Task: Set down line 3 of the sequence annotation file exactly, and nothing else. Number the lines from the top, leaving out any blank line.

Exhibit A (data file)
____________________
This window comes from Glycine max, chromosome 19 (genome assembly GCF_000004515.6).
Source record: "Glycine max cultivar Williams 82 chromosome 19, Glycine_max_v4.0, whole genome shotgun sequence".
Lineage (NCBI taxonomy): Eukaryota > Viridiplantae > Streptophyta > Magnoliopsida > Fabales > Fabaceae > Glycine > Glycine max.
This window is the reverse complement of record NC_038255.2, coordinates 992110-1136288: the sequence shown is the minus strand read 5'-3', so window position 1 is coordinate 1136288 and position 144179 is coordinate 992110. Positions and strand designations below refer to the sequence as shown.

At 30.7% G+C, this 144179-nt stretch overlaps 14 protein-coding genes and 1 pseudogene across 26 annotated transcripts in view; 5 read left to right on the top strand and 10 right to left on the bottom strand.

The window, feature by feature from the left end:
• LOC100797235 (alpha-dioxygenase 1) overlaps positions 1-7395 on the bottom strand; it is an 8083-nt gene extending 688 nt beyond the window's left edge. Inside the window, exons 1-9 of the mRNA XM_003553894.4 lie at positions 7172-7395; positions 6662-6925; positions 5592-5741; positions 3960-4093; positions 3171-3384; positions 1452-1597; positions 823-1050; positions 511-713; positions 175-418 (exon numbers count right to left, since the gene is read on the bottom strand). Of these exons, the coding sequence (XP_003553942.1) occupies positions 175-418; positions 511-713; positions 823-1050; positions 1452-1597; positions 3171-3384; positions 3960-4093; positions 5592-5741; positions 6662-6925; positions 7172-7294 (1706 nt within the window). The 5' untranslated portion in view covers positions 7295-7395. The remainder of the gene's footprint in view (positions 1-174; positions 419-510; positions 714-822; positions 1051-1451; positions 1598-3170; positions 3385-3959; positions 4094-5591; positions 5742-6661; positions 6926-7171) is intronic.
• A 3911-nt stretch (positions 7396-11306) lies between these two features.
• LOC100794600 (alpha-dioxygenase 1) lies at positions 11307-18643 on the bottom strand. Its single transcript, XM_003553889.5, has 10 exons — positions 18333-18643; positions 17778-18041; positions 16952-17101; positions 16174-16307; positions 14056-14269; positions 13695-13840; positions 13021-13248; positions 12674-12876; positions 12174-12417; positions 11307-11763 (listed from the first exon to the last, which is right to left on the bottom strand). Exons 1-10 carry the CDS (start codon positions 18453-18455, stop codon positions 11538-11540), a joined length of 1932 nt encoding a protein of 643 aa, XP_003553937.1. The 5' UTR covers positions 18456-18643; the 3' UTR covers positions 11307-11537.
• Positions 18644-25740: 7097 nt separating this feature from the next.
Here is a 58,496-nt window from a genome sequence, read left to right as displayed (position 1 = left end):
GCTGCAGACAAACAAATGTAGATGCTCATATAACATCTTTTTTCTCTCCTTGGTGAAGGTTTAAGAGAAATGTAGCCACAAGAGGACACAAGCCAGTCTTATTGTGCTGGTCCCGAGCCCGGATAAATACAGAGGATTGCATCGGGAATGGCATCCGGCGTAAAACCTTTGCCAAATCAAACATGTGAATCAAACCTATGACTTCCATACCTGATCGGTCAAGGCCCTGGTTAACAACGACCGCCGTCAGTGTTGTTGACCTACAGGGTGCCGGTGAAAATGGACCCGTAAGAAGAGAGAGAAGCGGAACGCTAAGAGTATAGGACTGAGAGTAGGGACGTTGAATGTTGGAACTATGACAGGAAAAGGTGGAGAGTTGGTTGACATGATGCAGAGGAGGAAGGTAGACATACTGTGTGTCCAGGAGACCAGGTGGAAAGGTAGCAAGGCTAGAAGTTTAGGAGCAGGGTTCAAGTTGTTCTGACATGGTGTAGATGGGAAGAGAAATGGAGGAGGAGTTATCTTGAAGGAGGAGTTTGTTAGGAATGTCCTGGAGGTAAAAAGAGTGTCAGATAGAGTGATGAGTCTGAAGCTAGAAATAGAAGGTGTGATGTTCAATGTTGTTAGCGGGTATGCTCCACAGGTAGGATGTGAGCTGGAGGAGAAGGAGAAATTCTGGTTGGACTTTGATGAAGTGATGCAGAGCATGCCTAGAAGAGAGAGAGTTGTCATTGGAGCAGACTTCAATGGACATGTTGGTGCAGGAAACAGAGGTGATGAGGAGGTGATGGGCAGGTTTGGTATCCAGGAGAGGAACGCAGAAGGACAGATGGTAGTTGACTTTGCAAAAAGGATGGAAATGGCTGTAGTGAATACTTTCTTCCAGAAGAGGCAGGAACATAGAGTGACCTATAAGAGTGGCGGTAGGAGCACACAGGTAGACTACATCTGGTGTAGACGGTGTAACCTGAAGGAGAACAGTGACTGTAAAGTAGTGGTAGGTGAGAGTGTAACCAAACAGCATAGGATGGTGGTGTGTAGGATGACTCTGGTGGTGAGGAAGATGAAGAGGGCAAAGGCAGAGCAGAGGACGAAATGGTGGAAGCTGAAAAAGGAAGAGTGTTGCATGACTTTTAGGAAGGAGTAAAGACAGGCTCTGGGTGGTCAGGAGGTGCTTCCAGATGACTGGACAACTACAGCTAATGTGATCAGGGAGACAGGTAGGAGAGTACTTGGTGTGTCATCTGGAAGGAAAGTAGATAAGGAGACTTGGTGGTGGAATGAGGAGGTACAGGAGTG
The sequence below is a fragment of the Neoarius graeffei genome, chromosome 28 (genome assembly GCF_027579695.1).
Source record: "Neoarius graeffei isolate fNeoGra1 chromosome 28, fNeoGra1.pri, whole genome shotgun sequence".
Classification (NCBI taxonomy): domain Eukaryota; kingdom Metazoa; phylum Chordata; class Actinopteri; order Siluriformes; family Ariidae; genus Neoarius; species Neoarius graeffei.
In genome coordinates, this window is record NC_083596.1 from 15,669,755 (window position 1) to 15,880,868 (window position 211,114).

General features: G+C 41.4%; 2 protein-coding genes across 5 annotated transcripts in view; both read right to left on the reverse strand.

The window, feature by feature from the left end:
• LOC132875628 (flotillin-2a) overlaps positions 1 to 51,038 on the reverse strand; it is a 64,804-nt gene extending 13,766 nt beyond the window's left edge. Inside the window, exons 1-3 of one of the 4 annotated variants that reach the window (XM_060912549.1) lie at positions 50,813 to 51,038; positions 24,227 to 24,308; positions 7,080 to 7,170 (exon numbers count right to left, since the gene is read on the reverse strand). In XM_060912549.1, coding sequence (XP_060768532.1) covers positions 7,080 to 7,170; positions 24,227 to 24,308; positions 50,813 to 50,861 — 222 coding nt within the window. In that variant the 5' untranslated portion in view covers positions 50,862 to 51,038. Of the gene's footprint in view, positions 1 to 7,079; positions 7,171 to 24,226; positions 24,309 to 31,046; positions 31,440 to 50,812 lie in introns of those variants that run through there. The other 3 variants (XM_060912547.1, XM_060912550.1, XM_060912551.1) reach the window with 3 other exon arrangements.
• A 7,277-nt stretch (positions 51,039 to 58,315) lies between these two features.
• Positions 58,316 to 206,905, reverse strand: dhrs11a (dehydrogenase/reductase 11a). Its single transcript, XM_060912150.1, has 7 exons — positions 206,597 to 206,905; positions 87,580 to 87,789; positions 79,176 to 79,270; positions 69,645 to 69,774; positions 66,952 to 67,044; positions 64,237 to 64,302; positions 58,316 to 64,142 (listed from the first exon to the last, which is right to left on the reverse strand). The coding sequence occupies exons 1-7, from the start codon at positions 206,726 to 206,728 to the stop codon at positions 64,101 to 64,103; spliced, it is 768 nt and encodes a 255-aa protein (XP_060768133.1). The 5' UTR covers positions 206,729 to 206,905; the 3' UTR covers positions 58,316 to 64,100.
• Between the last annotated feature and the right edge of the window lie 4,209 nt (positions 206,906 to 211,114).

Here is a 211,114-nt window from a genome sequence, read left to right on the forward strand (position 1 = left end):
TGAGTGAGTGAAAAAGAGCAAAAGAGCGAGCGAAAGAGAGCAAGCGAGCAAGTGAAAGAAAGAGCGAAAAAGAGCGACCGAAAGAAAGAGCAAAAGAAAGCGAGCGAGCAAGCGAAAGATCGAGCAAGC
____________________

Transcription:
Lineage (NCBI taxonomy): Eukaryota > Viridiplantae > Streptophyta > Magnoliopsida > Fabales > Fabaceae > Glycine > Glycine max.